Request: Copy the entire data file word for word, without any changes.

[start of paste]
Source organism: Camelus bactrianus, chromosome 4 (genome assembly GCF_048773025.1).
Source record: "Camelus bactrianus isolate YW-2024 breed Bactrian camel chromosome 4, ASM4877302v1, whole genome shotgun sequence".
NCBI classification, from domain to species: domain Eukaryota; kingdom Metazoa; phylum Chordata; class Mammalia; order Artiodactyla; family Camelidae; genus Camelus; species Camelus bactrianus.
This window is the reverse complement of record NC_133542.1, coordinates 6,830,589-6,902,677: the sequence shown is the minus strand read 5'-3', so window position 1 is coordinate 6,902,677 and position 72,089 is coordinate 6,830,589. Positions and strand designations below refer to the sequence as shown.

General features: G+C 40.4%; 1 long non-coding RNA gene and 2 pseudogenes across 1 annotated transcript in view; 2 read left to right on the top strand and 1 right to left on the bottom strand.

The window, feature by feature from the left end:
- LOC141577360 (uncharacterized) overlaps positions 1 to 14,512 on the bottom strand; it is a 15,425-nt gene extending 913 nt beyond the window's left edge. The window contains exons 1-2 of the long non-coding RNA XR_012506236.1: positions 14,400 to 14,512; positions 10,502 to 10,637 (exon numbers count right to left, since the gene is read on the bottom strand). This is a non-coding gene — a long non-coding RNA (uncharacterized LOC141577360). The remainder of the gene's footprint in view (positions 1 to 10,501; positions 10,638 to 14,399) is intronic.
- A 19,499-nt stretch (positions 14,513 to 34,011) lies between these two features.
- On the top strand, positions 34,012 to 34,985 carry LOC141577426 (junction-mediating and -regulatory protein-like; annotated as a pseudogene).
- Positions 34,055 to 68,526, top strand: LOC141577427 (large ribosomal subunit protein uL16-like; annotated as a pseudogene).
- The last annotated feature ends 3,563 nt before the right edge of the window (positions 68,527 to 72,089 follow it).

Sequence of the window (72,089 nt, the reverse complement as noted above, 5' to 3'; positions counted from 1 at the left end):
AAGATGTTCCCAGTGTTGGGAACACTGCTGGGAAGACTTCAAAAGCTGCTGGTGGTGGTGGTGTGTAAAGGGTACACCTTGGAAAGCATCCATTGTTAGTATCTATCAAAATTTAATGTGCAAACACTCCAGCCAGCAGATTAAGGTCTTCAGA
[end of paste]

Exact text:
Source organism: Camelus bactrianus, chromosome 4 (genome assembly GCF_048773025.1).
Source record: "Camelus bactrianus isolate YW-2024 breed Bactrian camel chromosome 4, ASM4877302v1, whole genome shotgun sequence".
NCBI classification, from domain to species: domain Eukaryota; kingdom Metazoa; phylum Chordata; class Mammalia; order Artiodactyla; family Camelidae; genus Camelus; species Camelus bactrianus.
This window is the reverse complement of record NC_133542.1, coordinates 6,830,589-6,902,677: the sequence shown is the minus strand read 5'-3', so window position 1 is coordinate 6,902,677 and position 72,089 is coordinate 6,830,589. Positions and strand designations below refer to the sequence as shown.

General features: G+C 40.4%; 1 long non-coding RNA gene and 2 pseudogenes across 1 annotated transcript in view; 2 read left to right on the top strand and 1 right to left on the bottom strand.

The window, feature by feature from the left end:
- LOC141577360 (uncharacterized) overlaps positions 1 to 14,512 on the bottom strand; it is a 15,425-nt gene extending 913 nt beyond the window's left edge. The window contains exons 1-2 of the long non-coding RNA XR_012506236.1: positions 14,400 to 14,512; positions 10,502 to 10,637 (exon numbers count right to left, since the gene is read on the bottom strand). This is a non-coding gene — a long non-coding RNA (uncharacterized LOC141577360). The remainder of the gene's footprint in view (positions 1 to 10,501; positions 10,638 to 14,399) is intronic.
- A 19,499-nt stretch (positions 14,513 to 34,011) lies between these two features.
- On the top strand, positions 34,012 to 34,985 carry LOC141577426 (junction-mediating and -regulatory protein-like; annotated as a pseudogene).
- Positions 34,055 to 68,526, top strand: LOC141577427 (large ribosomal subunit protein uL16-like; annotated as a pseudogene).
- The last annotated feature ends 3,563 nt before the right edge of the window (positions 68,527 to 72,089 follow it).

Sequence of the window (72,089 nt, the reverse complement as noted above, 5' to 3'; positions counted from 1 at the left end):
AAGATGTTCCCAGTGTTGGGAACACTGCTGGGAAGACTTCAAAAGCTGCTGGTGGTGGTGGTGTGTAAAGGGTACACCTTGGAAAGCATCCATTGTTAGTATCTATCAAAATTTAATGTGCAAACACTCCAGCCAGCAGATTAAGGTCTTCAGA